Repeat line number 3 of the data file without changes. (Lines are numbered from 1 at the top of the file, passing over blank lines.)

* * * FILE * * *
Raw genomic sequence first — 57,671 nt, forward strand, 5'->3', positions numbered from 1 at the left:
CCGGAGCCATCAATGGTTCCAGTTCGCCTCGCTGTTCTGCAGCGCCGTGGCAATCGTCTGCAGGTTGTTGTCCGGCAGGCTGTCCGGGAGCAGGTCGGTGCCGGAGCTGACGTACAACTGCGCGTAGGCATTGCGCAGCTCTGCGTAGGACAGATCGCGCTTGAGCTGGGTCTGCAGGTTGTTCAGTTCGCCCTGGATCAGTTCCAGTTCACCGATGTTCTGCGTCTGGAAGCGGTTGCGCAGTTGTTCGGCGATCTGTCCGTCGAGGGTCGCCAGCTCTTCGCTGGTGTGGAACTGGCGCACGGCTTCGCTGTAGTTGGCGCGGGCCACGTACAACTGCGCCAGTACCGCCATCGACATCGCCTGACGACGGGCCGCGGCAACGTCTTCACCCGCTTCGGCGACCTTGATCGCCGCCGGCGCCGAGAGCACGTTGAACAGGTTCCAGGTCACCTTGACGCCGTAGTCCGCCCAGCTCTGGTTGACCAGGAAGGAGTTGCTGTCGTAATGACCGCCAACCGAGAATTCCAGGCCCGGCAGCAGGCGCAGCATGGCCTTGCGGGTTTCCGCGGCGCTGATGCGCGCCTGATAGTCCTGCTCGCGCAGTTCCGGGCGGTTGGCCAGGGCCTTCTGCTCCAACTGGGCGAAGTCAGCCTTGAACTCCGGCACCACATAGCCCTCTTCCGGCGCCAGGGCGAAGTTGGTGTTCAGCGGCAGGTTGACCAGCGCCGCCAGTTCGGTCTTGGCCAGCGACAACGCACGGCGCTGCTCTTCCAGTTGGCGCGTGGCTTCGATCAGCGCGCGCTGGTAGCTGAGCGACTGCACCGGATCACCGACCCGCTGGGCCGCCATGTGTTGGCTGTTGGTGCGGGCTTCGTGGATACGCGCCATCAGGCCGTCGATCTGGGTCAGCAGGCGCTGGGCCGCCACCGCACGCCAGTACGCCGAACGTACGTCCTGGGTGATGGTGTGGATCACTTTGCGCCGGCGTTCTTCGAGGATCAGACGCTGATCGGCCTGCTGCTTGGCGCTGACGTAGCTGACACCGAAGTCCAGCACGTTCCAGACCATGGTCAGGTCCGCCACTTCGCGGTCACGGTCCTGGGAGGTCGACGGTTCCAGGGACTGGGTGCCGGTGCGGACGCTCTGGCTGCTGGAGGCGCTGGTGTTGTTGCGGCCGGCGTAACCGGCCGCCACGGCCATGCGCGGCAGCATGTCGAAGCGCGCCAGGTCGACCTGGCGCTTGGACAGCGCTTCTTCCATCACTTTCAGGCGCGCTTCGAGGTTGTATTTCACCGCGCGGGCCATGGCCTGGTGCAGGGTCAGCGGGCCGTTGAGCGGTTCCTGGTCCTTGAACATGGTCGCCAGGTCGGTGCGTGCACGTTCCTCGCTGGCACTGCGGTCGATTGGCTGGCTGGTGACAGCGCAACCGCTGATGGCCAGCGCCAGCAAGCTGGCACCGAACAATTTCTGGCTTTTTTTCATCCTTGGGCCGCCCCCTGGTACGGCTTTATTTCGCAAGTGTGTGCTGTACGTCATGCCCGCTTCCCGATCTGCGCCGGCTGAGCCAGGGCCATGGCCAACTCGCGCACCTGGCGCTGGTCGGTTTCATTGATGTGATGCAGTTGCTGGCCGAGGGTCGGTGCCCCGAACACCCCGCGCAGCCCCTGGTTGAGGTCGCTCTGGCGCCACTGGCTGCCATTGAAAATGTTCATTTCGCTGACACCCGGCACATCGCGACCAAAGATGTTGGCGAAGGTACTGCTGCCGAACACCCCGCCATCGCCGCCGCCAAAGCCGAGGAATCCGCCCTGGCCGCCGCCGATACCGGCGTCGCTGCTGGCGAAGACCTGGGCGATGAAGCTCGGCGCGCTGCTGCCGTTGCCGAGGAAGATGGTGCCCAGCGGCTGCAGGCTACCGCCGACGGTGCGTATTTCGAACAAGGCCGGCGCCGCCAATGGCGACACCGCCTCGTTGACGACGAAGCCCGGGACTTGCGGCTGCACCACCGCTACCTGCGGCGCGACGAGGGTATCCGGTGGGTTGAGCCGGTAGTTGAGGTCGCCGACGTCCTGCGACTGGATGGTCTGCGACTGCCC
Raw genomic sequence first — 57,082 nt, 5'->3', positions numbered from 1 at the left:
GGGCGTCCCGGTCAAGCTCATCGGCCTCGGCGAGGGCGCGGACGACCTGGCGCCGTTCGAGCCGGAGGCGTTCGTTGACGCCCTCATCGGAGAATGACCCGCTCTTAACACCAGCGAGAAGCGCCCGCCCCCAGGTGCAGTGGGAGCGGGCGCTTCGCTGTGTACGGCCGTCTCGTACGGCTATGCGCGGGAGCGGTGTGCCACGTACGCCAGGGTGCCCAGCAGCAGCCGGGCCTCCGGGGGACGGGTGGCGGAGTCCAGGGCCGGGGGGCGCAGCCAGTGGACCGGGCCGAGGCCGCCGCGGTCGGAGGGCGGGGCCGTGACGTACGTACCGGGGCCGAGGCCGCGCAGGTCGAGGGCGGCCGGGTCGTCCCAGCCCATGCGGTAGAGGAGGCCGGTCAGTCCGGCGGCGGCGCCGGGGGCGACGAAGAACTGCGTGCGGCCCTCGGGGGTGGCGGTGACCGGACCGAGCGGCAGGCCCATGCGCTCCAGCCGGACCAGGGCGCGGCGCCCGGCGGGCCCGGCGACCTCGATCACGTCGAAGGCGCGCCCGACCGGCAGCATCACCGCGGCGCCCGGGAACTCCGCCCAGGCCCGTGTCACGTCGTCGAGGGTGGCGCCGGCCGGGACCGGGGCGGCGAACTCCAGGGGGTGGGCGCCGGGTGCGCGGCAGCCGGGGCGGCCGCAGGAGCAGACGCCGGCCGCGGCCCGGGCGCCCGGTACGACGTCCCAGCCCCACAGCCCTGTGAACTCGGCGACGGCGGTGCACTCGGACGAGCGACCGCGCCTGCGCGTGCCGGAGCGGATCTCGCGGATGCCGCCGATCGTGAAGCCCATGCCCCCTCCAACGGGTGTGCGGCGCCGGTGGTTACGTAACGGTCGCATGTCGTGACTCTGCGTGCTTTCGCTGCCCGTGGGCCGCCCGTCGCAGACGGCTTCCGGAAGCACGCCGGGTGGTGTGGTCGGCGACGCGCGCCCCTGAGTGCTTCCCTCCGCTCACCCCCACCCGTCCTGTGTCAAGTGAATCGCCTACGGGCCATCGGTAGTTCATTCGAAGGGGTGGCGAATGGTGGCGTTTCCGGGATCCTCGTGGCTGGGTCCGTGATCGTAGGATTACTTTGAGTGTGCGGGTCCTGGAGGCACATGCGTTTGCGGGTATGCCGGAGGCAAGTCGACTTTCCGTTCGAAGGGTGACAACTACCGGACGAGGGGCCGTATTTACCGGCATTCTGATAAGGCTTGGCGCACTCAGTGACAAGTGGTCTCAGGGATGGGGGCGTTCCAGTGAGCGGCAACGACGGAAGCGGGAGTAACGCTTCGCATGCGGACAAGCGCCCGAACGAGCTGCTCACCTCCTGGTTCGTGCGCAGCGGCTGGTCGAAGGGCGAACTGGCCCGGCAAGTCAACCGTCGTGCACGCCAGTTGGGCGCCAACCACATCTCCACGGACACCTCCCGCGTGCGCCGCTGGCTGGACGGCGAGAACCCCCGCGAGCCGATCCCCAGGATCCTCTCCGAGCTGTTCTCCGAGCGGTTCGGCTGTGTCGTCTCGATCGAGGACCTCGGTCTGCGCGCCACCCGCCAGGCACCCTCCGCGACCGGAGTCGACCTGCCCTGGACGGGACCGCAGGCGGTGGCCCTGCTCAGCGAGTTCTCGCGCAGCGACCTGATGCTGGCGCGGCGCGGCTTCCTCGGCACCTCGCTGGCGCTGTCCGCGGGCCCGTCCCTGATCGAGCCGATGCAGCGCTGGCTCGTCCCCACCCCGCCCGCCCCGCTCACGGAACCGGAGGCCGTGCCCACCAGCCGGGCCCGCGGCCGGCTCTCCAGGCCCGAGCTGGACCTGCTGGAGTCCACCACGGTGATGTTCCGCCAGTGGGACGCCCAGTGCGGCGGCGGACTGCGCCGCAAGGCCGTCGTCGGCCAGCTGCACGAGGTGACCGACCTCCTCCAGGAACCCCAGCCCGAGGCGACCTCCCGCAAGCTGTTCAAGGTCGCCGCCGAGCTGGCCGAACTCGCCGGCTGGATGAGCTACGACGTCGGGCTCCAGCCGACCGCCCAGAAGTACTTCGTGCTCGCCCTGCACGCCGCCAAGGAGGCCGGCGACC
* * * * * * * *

Raw genomic sequence first — 57,082 nt, 5'->3', positions numbered from 1 at the left: